Albert Finney, Tom Courtenay and Steve Guttenberg: just three of the actor giants to have played Keith Waterhouse's incorrigible Yorkshire fantasist on stage and screen. To their number add Ralf Little, the fresh-faced star of this engaging revival of the 1960 play Waterhouse wrote with Willis Hall shortly after publishing his original novel.

Having spawned a film, a musical and two TV series (a British sitcom starring Jeff Rawle and Guttenberg's short-lived US version), you might think there was nothing more to add to the Liar legacy. However, the strength of Anna Linstrum's touring production lies not in the nostalgic memory it evokes of previous incarnations, but in the fresh light it shines on a character whose stubborn refusal to accept the shackles of adulthood will surely strike a chord with every console-twiddling, net-surfing contemporary adolescent.

Nagged by his parents, stuck in a job he detests and lumbered with two fiancees, each of whom think they have exclusive claim to his affections, lowly undertaker's clerk Billy Fisher (Little) has a habit of making his life more difficult than it has to be. Small wonder he takes refuge in a fantasy kingdom where he is supreme ruler, or pretends to have a job lined up in London writing gags for a music hall comedian. Over the course of 24 eventful hours, Billy's house of cards comes tumbling about his ears. But when the chance to escape comes, will he take it?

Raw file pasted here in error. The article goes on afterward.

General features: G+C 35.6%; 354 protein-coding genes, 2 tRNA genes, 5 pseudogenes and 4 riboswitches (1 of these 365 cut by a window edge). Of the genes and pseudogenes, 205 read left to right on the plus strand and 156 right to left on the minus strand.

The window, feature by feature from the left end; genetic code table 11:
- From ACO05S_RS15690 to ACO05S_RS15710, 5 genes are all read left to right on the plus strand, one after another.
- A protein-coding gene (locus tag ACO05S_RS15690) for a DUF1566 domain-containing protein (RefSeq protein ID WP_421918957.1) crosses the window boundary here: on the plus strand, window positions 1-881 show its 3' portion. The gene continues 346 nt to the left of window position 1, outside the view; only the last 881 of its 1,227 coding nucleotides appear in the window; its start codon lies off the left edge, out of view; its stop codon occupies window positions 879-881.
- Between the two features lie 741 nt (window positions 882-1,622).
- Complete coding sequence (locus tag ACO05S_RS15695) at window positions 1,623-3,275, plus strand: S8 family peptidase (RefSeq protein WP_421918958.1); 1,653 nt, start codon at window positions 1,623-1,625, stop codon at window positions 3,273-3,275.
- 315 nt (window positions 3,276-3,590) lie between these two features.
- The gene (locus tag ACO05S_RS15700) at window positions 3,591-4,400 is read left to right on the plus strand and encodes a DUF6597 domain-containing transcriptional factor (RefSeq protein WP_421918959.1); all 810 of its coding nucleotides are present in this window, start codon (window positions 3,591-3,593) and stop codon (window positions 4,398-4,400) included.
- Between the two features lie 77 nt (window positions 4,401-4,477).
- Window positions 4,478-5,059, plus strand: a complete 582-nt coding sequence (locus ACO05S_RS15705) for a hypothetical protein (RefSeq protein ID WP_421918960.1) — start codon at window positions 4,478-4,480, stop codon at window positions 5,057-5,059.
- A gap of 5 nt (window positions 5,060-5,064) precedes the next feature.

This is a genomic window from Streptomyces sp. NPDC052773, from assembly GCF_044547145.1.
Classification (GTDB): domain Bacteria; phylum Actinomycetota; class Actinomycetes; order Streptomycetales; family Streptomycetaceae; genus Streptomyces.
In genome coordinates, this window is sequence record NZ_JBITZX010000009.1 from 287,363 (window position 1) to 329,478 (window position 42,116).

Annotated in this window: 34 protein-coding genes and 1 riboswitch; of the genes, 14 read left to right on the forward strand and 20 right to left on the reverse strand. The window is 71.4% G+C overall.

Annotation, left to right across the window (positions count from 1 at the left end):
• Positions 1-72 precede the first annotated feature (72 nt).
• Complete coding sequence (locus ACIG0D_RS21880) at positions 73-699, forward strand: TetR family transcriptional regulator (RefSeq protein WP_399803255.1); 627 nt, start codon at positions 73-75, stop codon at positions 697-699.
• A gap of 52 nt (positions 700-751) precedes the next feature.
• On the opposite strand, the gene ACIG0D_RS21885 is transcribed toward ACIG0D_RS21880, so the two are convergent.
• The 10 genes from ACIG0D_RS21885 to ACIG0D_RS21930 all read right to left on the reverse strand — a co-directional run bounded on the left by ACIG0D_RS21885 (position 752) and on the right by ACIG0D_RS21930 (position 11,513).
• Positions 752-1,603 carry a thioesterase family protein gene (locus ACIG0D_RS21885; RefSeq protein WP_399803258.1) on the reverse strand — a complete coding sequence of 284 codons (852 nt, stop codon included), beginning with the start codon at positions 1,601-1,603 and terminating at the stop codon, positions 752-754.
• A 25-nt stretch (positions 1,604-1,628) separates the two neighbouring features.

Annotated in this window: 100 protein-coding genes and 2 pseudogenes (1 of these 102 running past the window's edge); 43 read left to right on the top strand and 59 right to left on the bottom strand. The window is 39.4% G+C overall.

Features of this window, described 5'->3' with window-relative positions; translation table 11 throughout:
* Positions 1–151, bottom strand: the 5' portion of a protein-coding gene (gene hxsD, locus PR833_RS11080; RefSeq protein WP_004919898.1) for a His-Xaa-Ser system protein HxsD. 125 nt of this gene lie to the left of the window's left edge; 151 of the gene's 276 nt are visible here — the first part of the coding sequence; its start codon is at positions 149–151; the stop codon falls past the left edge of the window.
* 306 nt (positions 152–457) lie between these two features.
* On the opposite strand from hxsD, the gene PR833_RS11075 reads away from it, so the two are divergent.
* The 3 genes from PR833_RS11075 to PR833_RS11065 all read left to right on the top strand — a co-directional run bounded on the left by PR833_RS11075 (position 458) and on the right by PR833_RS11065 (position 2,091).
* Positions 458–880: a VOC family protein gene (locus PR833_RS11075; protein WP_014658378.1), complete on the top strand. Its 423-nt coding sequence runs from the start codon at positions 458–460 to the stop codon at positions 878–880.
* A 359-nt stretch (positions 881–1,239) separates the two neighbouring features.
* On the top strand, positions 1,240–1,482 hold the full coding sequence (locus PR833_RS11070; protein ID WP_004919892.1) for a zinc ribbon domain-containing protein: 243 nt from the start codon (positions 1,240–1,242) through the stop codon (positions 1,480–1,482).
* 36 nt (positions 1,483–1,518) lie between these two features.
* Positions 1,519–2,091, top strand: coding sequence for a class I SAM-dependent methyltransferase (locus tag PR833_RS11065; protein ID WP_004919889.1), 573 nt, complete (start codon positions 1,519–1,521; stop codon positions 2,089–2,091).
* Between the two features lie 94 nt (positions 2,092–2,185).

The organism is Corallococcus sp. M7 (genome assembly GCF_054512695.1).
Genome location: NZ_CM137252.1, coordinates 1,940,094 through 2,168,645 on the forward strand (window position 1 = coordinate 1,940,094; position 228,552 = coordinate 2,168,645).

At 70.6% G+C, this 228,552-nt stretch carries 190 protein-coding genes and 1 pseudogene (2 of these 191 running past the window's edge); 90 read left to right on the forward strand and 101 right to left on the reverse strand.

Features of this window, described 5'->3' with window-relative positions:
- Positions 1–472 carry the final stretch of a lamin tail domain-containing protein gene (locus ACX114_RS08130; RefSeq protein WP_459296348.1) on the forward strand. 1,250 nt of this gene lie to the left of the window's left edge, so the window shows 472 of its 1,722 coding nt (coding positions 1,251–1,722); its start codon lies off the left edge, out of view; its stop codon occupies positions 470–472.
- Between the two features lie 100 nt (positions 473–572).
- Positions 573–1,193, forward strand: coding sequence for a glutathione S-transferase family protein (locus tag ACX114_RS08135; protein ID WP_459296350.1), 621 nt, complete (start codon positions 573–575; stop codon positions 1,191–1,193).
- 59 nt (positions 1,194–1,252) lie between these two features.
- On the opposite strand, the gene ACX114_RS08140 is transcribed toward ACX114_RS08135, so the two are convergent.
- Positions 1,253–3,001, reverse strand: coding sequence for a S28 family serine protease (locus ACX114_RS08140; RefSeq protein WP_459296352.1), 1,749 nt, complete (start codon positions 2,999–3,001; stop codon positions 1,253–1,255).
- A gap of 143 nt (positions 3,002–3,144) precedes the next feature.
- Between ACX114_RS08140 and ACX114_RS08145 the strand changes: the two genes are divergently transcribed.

Lanky, gawky and gangly, Little makes an endearingly clueless hero whose cheeky-chappie charm doesn't quite excuse his character's inherent selfishness. This is no star turn, however, with Paul Copley bringing Northern grit to his role as Billy's gruffly critical dad and Rachel Leskovac wringing every chuckle out of his dumpy, orange-munching girlfriend. Sarah Churm is also excellent as her shrewish rival Rita, whose tart tongue ("Go back in the cheese with the other maggots!") makes Alex Ferguson's hairdryer look like a mild breeze in comparison.

Elsewhere Tracie Bennett is perhaps too young to convince as Little's world-weary mother, while as free-spirit Liz Joanna Page - last seen playing a naked stand-in in Love Actually - can't hold a candle to her radiant screen counterpart Julie Christie. That instance apart, it's a testament to Linstrum's ensemble that you leave singing the praises of her cast rather than hankering for those who went before.

- Neil Smith (reviewed at the Churchill Theatre, Bromley)